Death of a thrift store

Salvation Army cuts services

Springfield has lost nearly 100 beds for men, some homeless, recovering from drug and alcohol abuse.

In a video released last March, the Salvation Army said that railroad relocation plans threatened the adult rehabilitation center on 11th Street, where drunkards and addicts get help, and asked the public to contact elected officials to save 80 beds. About 100 people received services each month at the center, James Bracey, who ran the center and held the title of envoy in the charity, said in the video plea for help, and absent the center, people would end up hanging out at the library. "They'd probably start doing destructive things," he warned.

Two months later, in May, the center stopped accepting new residents. Now, the Salvation Army says that the center, and an adjacent thrift store, will close permanently, with about two dozen job losses, even though negotiations for sale of the charity's property to allow railroad expansion haven't concluded and the engineering firm tasked with shepherding the project says that construction at the Salvation Army site isn't expected to start for two years.

The Salvation Army says that thrift store revenue has fallen short of paying for the rehab center in recent years – the Springfield center has required $7 million in funding during the past five years above what central Illinois thrift stores have brought in -- and that the pandemic has made things worse. The charity says that it also is closing an Indiana rehabilitation facility about 40 miles from Chicago due to financial difficulty. Major Randall Polsley, who oversees 15 Salvation Army rehabilitation centers in the Midwest, said that the Springfield facility, in addition to facing closure from the railroad project, is aging.

"It's really a combination of events, isn't it?" Polsley says.

Those in need can receive services at Salvation Army rehabilitation centers in St. Louis and Chicago, the charity says. About 60 men stayed at the Springfield center on any given night, Polsley said, and they came from communities throughout central Illinois, not just Springfield. The charity has tried finding jobs for employees at the center, but there are no positions for about two dozen people, he said. With cuts already made at the rehabilitation center, the entire facility, including the thrift store, is set to close on Sept. 30. The charity's other Springfield thrift store, on Wabash Avenue, will remain open.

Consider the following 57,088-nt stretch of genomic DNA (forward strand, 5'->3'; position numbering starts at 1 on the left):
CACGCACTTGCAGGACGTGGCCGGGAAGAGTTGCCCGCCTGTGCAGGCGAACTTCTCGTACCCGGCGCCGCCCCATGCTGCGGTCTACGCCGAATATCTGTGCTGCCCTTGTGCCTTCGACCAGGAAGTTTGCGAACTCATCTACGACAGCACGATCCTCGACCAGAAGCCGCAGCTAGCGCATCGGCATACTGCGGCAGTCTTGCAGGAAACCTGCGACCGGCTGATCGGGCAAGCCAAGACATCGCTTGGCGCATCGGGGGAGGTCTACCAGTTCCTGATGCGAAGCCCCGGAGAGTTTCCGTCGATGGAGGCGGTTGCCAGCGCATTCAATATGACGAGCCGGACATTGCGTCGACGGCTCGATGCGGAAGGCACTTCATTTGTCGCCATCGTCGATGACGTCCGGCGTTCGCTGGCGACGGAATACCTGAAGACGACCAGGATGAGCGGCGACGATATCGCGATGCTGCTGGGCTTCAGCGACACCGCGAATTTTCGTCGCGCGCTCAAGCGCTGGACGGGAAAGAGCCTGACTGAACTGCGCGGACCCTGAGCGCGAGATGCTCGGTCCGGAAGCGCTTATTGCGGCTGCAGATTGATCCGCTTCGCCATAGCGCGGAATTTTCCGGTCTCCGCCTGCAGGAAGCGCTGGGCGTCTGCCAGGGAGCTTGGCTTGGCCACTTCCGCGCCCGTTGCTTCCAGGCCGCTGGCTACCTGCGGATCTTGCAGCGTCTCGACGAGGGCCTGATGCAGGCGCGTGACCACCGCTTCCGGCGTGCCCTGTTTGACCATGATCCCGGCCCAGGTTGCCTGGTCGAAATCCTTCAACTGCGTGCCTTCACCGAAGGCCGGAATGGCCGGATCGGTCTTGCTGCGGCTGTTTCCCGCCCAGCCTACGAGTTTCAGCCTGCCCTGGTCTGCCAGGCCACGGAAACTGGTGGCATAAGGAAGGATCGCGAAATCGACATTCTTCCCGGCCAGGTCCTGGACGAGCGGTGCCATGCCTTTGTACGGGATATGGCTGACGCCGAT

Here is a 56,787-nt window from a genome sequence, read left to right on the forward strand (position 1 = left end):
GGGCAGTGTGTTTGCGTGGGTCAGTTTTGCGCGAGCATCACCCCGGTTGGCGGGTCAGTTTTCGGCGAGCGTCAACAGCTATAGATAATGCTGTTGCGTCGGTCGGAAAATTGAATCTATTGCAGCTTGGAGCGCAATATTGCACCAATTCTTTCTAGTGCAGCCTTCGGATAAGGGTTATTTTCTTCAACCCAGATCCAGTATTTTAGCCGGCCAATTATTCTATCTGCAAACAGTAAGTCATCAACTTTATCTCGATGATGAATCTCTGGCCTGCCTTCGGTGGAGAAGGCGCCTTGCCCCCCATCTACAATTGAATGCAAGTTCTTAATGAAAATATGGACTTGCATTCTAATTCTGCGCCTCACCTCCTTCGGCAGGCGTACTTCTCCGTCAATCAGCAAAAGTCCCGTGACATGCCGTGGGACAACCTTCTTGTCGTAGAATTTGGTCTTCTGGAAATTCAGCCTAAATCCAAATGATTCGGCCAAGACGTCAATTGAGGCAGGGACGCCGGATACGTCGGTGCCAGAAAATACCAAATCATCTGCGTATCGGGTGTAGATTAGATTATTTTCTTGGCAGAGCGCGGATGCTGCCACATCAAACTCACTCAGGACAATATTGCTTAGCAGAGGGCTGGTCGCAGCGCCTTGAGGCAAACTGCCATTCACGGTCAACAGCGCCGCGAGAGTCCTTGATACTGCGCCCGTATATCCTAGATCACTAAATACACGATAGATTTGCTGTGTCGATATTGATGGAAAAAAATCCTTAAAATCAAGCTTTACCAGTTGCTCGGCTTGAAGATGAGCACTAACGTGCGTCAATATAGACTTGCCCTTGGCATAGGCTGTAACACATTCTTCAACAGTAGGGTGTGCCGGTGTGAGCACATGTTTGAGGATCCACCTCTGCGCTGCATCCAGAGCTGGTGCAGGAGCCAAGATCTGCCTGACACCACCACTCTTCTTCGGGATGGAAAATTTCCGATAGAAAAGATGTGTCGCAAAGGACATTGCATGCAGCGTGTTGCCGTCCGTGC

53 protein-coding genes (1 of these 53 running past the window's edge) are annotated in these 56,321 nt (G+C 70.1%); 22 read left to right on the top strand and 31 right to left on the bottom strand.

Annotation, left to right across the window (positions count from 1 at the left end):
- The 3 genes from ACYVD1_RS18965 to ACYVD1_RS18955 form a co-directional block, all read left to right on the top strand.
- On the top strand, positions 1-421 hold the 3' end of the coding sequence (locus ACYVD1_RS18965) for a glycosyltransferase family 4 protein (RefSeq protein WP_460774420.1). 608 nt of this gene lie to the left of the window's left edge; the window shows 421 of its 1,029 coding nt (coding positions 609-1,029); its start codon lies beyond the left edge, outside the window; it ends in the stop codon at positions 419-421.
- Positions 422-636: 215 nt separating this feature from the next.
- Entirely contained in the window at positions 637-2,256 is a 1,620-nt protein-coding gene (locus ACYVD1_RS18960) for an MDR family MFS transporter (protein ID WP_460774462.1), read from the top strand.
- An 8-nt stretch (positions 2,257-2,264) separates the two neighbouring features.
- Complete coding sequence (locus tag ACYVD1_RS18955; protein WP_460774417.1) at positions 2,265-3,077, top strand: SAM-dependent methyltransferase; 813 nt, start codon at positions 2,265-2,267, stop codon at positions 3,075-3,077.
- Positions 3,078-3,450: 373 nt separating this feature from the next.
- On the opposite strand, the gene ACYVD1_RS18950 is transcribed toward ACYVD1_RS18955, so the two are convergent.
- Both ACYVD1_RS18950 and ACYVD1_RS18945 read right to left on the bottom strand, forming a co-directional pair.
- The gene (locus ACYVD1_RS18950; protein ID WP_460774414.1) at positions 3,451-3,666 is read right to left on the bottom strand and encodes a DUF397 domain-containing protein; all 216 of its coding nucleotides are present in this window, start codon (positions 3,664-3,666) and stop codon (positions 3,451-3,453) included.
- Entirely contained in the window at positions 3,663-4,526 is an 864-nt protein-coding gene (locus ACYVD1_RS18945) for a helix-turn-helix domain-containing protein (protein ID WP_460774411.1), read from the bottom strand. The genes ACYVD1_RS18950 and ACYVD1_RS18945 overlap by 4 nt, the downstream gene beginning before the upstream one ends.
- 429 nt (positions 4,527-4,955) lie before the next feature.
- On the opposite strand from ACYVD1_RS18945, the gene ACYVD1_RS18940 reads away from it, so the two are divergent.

"This is a difficult decision," Polsley said. "Hundreds and thousands of lives have been transformed." He added that he believes other local agencies can help meet the need. "Springfield, I'm sure, has its own network of recovery and treatment programs," he said. "We were one of a number of providers."

The charity's thrift store business throughout the Midwest is suffering, Polsley said. More than 150 stores in the central part of the United States were closed for three months when the pandemic hit, he said, and they haven't bounced back, despite an increase in donations early on that he attributes to pandemic spring cleaning. "We're struggling to get shoppers back," Polsley said. "We're struggling to staff."

While the Salvation Army shuts down its 11th Street facility, the charity also is negotiating the acquisition of land for the railroad project. Jim Moll, an engineer at Hanson Professional Services who is managing the project, says how much of the charity's land will be acquired and at what price hasn't been established. He said he doesn't expect work to begin until 2022.

Mayor Jim Langfelder, who says he met last week with Bracey, said the charity wants the city to acquire the entire site. "They're thinking it should be a full take," the mayor said. "When we've had those conversations, maybe a month or so ago, the cost was pretty high up there."

Sangamon County Circuit Court Judge John "Mo" Madonia said that the rehabilitation center has been a resource for defendants in the mental health court over which he presides. The court seeks treatment for mentally ill offenders as opposed to incarceration, and twice a year or so, Madonia says, the center has provided housing. It has also, the judge said, provided daily support services. He said he believes that defendants in drug court, where he doesn't preside, may also have benefited.

"It is very useful for our needs," Madonia said.

Contact Bruce Rushton at

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